During the course of the pandemic, we've had the privilege of staying at home with our family. For most of us, this meant working from home, giving us more time to spend with our loved ones. Of course, circumstances are still difficult and uncertain, which is why many of us have started, or at least considered opening a business online. Perhaps we've entertained the idea due to job instabilty, or because we need it to distract us from day-to-day dicey feeling.


But given that we're heavily discouraged to make physical, social calls, the obvious business partners we have would be the very people we live with, right? Your family may be the clear cut choice but there are certainly many apprehensions in tapping them for help. But if you're looking for advice on how to do so, the founders of online clothing shop Kaia, will surely be of help for you.

Below, we talk to two pairs of sisters who are also cousins: Christiana and Chynna Lim and Caitlin and Alexa Ngo. In an exclusive interview with Preview, the four gladly shared six nuggets of wisdom you'll need when starting a business with family.

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1. Make sure your interests and personalities are aligned.

"We grew up really close so it was just a natural progression for us to get into a business together. It is with this circumstances in mind that the four girls thought about starting a business together. As Chynna notes, just because you're family, doesn't mean you're fit to run a company together automatically. "We didn’t purposely want to work together just because we’re related; it just so happened that our personalities blend really well," she said.

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Alexa and Christiana added that it's because they had similar upbringings, same schools attended, [their] personalities meshed well together and they "developed a similar professional and excellent work ethic."

2. That said, be consistent.

Caitlin says that once you've set your mind into starting a business, you have to be consistent in sustaining it. "Knowing your goal and purpose of your business is really important. You have to ask yourself the basic questions: Why are you creating such a business? What are the products and how can these be beneficial to your customers? Where are you planning on selling these? These will help you establish the core pillars of your business. Thus, helping you stand apart from your competitors. At the same time, you have to believe in your product. Don’t make a product you don’t like for the sake of selling it. You really have to love and believe in it in order for you to sell it."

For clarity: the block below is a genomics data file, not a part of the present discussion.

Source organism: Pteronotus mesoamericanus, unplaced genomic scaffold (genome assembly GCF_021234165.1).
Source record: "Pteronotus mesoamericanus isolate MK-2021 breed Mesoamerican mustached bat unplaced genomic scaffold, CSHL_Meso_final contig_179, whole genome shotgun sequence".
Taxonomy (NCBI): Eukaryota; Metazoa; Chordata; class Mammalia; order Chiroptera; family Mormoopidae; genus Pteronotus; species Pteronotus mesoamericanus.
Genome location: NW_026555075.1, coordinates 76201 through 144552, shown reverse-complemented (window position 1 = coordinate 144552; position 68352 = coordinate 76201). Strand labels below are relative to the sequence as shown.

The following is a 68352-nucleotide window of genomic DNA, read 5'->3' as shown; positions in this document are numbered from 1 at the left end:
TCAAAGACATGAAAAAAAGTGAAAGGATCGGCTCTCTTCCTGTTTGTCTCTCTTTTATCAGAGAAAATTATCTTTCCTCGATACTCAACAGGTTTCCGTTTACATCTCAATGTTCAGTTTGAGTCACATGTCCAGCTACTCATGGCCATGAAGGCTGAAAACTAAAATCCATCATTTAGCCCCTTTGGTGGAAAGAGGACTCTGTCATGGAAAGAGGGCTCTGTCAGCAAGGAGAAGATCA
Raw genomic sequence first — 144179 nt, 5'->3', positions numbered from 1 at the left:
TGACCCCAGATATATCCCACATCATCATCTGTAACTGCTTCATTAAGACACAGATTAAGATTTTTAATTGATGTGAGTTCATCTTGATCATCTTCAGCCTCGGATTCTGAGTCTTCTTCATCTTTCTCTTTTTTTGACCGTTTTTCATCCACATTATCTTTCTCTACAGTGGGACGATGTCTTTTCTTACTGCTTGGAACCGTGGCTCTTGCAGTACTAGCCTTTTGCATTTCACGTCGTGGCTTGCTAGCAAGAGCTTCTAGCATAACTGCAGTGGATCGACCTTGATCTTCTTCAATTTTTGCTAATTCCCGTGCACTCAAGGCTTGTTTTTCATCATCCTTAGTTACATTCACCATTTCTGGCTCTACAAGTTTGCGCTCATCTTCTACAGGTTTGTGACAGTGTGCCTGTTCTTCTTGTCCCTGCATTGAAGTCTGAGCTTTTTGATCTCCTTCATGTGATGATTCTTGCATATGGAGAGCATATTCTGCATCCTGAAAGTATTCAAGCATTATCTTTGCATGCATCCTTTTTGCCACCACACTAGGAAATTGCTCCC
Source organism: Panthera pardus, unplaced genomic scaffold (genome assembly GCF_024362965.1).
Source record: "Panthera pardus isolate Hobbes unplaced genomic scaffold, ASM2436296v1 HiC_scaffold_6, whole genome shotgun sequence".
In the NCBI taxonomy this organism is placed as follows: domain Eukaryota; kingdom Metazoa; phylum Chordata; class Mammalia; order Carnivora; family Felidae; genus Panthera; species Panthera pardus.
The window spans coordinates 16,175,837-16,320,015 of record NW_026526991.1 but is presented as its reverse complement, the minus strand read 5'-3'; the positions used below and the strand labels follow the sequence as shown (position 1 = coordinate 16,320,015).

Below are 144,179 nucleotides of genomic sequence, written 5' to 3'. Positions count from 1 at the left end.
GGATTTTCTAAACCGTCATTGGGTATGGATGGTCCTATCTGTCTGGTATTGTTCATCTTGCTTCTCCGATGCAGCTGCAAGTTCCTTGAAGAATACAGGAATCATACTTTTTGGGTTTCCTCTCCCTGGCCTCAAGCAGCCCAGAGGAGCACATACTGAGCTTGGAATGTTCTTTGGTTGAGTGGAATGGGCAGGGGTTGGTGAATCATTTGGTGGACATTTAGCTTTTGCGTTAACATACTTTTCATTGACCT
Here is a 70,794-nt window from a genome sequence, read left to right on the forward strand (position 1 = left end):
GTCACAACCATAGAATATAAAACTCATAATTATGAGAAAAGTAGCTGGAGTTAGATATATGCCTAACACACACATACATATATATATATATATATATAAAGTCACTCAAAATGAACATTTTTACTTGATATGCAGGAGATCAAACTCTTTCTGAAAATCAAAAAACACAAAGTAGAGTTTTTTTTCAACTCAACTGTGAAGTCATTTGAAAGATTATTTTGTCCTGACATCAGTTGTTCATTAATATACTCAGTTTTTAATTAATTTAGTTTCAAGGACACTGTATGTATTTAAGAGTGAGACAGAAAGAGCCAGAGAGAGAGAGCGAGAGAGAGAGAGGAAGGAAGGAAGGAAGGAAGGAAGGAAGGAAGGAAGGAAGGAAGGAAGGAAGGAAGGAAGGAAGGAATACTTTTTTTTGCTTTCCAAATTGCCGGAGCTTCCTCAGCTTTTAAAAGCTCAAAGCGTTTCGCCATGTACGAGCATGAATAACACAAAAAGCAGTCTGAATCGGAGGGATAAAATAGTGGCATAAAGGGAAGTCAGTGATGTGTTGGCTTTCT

3. Play with your strengths.

Running a business with family is no easy feat. But it seems that the Kaia girls have figured it out. Alexa, Christiana, Chynna, and Caitlin all say in unison: stick with your strengths.

For Kaia, Chynna was the creative one, who took the creative director and social media manager roles in their company. Alexa is good with numbers, hence she helms Kaia's financial and marketing side. Christiana, a communication and technology major, "oversees all customer related inquiries, reviews and concerns" as Kaia's customer service head and community manager. Meanwhile, Caitlin runs the company's logistics and operational concerns.


Caitlin adds that early on they decided to put their trust on one another. "Each of us have our own field of expertise. It’s always important to ask for their opinions. Always trust the process and the people you work with."

4. Set ground rules—and stick with it.

Going into business with family members may be daunting. But Christiana explains that with an aligned work ethic and a strong internal structure, your family's business can run smoothly. "We made sure to divide the roles properly and under each role, we put in place a neatly defined set of tasks," she says. "This works to our advantage because everyone knows what they’re supposed to do, never overlapping and clashing. We know how to stick to our own lanes pretty well, but not so strictly that we’re not giving each other a helping hand once in a while." 


Alexa also stresses the importance of having open communication amongst your family-slash-business partners. Maintaining so will lead to less disagreements, misinterpretations, and misunderstandings—which, if you ask us, will lead to less awkward family reunions or in today's case, cold group chats.

5. Business is business, but find balance.

Having a close relationship with your business partners can surely make for fun working days. But the girls also emphasize the need to find balance. Know when to halt shop talk, according to Christiana. "Business talks are often brought to family gatherings. So when starting a business with family, balance is key!"




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